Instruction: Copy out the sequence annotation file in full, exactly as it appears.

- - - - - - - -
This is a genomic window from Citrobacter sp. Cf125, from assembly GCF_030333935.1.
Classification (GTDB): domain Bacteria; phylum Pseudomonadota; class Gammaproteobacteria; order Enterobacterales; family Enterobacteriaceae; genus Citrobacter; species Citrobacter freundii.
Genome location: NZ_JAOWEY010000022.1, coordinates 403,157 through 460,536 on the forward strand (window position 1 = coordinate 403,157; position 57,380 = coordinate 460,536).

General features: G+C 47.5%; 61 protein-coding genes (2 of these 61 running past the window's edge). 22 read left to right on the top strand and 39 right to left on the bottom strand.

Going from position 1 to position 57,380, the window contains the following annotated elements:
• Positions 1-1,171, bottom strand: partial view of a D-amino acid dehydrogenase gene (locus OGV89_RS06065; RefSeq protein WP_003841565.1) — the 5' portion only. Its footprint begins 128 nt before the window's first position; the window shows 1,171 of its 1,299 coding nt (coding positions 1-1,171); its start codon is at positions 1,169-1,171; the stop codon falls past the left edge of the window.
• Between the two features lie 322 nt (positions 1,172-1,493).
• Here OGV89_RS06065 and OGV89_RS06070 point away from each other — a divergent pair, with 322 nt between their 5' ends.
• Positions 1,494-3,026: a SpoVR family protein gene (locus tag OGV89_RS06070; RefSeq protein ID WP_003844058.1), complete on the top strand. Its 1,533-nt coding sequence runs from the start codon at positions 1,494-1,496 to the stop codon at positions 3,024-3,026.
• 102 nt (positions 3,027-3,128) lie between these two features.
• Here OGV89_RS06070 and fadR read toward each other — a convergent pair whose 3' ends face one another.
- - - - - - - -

This is a genomic window from Citrobacter sp. Cf125, from assembly GCF_030333935.1.
Classification (GTDB): domain Bacteria; phylum Pseudomonadota; class Gammaproteobacteria; order Enterobacterales; family Enterobacteriaceae; genus Citrobacter; species Citrobacter freundii.
Genome location: NZ_JAOWEY010000022.1, coordinates 403,157 through 460,536 on the forward strand (window position 1 = coordinate 403,157; position 57,380 = coordinate 460,536).

General features: G+C 47.5%; 61 protein-coding genes (2 of these 61 running past the window's edge). 22 read left to right on the top strand and 39 right to left on the bottom strand.

Going from position 1 to position 57,380, the window contains the following annotated elements:
• Positions 1-1,171, bottom strand: partial view of a D-amino acid dehydrogenase gene (locus OGV89_RS06065; RefSeq protein WP_003841565.1) — the 5' portion only. Its footprint begins 128 nt before the window's first position; the window shows 1,171 of its 1,299 coding nt (coding positions 1-1,171); its start codon is at positions 1,169-1,171; the stop codon falls past the left edge of the window.
• Between the two features lie 322 nt (positions 1,172-1,493).
• Here OGV89_RS06065 and OGV89_RS06070 point away from each other — a divergent pair, with 322 nt between their 5' ends.
• Positions 1,494-3,026: a SpoVR family protein gene (locus tag OGV89_RS06070; RefSeq protein ID WP_003844058.1), complete on the top strand. Its 1,533-nt coding sequence runs from the start codon at positions 1,494-1,496 to the stop codon at positions 3,024-3,026.
• 102 nt (positions 3,027-3,128) lie between these two features.
• Here OGV89_RS06070 and fadR read toward each other — a convergent pair whose 3' ends face one another.